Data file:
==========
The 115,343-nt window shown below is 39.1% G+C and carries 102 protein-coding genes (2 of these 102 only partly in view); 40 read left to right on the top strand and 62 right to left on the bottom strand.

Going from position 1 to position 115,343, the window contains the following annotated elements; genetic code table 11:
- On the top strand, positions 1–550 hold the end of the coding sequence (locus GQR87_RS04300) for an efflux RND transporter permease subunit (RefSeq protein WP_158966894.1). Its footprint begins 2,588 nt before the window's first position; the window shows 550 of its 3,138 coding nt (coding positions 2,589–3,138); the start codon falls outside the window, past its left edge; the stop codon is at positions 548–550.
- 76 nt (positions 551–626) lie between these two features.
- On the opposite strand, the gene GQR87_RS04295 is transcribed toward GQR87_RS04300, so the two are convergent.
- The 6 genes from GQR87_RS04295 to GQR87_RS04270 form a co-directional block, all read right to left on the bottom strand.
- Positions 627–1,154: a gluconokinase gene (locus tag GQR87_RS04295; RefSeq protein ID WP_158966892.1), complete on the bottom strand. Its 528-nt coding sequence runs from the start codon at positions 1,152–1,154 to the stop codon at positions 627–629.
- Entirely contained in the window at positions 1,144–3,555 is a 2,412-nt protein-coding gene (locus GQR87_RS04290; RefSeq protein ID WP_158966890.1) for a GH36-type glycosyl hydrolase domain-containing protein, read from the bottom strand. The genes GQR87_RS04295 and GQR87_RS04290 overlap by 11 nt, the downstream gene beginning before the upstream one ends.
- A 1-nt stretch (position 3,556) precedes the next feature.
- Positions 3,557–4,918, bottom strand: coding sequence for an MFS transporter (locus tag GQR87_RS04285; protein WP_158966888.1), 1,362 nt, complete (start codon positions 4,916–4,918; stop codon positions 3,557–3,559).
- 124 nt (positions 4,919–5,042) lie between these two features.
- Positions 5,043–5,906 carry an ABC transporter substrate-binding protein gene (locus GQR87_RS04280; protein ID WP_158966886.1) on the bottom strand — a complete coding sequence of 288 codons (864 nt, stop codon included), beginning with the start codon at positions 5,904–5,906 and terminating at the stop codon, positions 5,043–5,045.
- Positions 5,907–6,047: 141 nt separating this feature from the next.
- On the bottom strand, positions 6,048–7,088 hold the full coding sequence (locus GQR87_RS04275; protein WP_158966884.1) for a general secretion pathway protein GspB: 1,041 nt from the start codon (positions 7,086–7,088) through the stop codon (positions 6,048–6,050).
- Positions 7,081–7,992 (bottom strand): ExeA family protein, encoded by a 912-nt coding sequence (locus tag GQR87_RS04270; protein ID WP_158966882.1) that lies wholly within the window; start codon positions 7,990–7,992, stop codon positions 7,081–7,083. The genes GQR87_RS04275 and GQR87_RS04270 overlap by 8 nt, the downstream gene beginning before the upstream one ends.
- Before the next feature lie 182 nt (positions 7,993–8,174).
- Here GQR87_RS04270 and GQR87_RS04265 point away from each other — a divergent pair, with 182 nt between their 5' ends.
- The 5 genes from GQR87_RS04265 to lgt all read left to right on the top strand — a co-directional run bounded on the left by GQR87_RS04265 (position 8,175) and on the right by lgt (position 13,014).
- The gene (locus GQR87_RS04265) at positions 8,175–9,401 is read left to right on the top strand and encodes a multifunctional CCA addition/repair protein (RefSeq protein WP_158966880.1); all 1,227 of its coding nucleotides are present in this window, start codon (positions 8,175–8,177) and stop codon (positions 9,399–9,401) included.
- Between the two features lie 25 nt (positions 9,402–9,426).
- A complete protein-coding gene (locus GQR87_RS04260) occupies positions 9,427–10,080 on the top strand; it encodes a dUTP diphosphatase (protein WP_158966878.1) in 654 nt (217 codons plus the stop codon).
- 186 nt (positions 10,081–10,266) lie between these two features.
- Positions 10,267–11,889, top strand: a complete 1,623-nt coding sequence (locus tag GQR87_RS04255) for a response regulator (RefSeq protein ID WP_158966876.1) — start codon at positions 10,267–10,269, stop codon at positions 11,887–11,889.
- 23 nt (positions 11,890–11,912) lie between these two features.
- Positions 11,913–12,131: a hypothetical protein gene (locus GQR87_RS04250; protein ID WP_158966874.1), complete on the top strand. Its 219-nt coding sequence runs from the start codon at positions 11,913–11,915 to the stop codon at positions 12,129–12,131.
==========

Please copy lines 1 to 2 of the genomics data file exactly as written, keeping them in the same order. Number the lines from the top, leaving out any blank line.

The 115,343-nt window shown below is 39.1% G+C and carries 102 protein-coding genes (2 of these 102 only partly in view); 40 read left to right on the top strand and 62 right to left on the bottom strand.

Going from position 1 to position 115,343, the window contains the following annotated elements; genetic code table 11: